Home of the Year 2018

Mel Bright, our in­ter­na­tional judge for Home of the Year 2018, dis­cusses how the work of her Mel­bourne prac­tice is tak­ing on land­scape-driven projects, and how each aims to con­trib­ute to its en­vi­ron­ment through re­la­tion­ship to site.

HOME Magazine NZ - - Contents -

Meet our in­ter­na­tional judge, Mel Bright

What’s on the draw­ing board at MAKE Ar­chi­tec­ture?

Lots of houses and ren­o­va­tions to her­itage houses in in­ner-city Mel­bourne, and a special home on the New South Wales coast. There are some very special projects that re­ally push our in­ter­ests in land­scape and ar­chi­tec­ture – ur­ban forests, roof-top gar­dens, mak­ing use of the whole site and think­ing about de­sign be­yond the walls of the build­ings. We also have a num­ber of larger-scale multi-res­i­den­tial and ed­u­ca­tion projects. We’ve en­joyed see­ing the think­ing and test­ing that has hap­pened in our houses come through at a larger scale. Also, we’ve just fin­ished our new stu­dio and the team is re­ally en­joy­ing our beau­ti­ful new space. What’s driv­ing your prac­tice at the mo­ment? There’s cur­rently a huge fo­cus on land­scape-driven projects. We be­gan by think­ing about how the sub­ur­ban dream of the back­yard can be re-thought in the con­tem­po­rary city, where space is min­i­mal and pop­u­la­tion den­si­ties are in­creas­ing. Our projects in­vert the tra­di­tional ar­chi­tec­ture land­scape re­la­tion­ship and ask, ‘How can land­scape and green space ac­tu­ally drive the project?’ In many cases, this might even in­clude co-opt­ing and ex­chang­ing with the public neigh­bour­ing con­di­tions and out­door spa­ces that bump up against our work. We also re-branded MAKE a few years ago and this was a great ex­er­cise to go through – a key thing is that it shouldn’t be about style. Our projects may all look dif­fer­ent but they are grounded in ideas: we want them to do some­thing and con­trib­ute. How has Mel­bourne af­fected your work? Mel­bourne has a huge num­ber of brick houses and build­ings, which has cer­tainly in­flu­enced us. We also work within the con­straints of her­itage over­lays and plan­ning reg­u­la­tions – this has in­spired many dou­ble skins and tex­tured screens. One of my favourite things about work­ing as an ar­chi­tect in Mel­bourne is the group of won­der­fully skilled ar­chi­tects that we are sur­rounded by – it’s such a sup­port­ive and col­le­giate de­sign com­mu­nity. Did you set out to do so many ren­o­va­tions? Not re­ally, but when start­ing a small prac­tice you have to take ev­ery op­por­tu­nity you can get. Luck­ily I love do­ing them – I love try­ing to un­pick the ex­ist­ing house and we find the ex­ist­ing her­itage re­ally in­spires our re­sponse. The tougher the con­straints, some­times the more in­ter­est­ing the project. We love that so many of your projects have a public as­pect. Tell us about that. We think that even the small­est projects have an op­por­tu­nity to give some­thing back to make a larger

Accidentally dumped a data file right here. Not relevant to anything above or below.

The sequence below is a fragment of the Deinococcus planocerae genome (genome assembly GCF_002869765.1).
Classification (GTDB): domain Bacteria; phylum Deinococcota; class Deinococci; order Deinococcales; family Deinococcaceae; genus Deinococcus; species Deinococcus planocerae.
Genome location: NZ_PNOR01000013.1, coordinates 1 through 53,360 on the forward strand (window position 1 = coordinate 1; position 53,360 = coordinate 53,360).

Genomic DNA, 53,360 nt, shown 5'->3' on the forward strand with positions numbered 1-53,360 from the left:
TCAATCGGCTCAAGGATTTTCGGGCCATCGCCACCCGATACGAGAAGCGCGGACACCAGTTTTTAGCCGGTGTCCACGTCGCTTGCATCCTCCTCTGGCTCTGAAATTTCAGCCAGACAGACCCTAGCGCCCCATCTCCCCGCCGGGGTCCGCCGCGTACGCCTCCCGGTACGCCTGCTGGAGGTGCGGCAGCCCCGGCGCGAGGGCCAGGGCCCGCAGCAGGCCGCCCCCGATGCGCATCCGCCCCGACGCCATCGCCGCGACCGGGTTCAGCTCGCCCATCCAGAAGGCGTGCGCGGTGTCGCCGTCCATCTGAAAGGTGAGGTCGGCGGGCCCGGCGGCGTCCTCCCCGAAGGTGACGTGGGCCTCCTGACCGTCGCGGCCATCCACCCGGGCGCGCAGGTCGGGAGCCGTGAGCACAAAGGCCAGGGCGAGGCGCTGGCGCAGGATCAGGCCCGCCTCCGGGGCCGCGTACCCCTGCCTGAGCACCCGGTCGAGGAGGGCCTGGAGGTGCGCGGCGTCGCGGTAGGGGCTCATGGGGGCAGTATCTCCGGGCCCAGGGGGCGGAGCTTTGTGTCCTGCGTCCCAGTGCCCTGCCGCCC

con­tri­bu­tion to the city or sub­urb – ar­chi­tec­ture doesn’t stop at the build­ing, it spills out into the public space and street. We care about the curb edge and the drain. In a sit­u­a­tion where space is com­pressed, you have to care about ev­ery­thing. Our prac­tice is about de­sign­ing the whole site, and so the re­la­tion­ship of the prop­erty to the street is also im­por­tant and some­thing we talk about a lot. In this way, we treat the small house like a public project, with each one able to make a con­tri­bu­tion to the city and the sub­urb and have a role in ac­ti­vat­ing the laneways and streets. Mel Bright speaks in Welling­ton and Auck­land, on Fe­bru­ary 13 and 15, for our Home of the Year 2018 lec­ture, brought to you by Altherm Win­dow Sys­tems. See p.68 for more.

Above The ren­o­va­tion by MAKE Ar­chi­tec­ture of this Cal­i­for­nian bun­ga­low in St Kilda, Mel­bourne, was based on think­ing about how the fam­ily lives and con­nects with their com­mu­nity.

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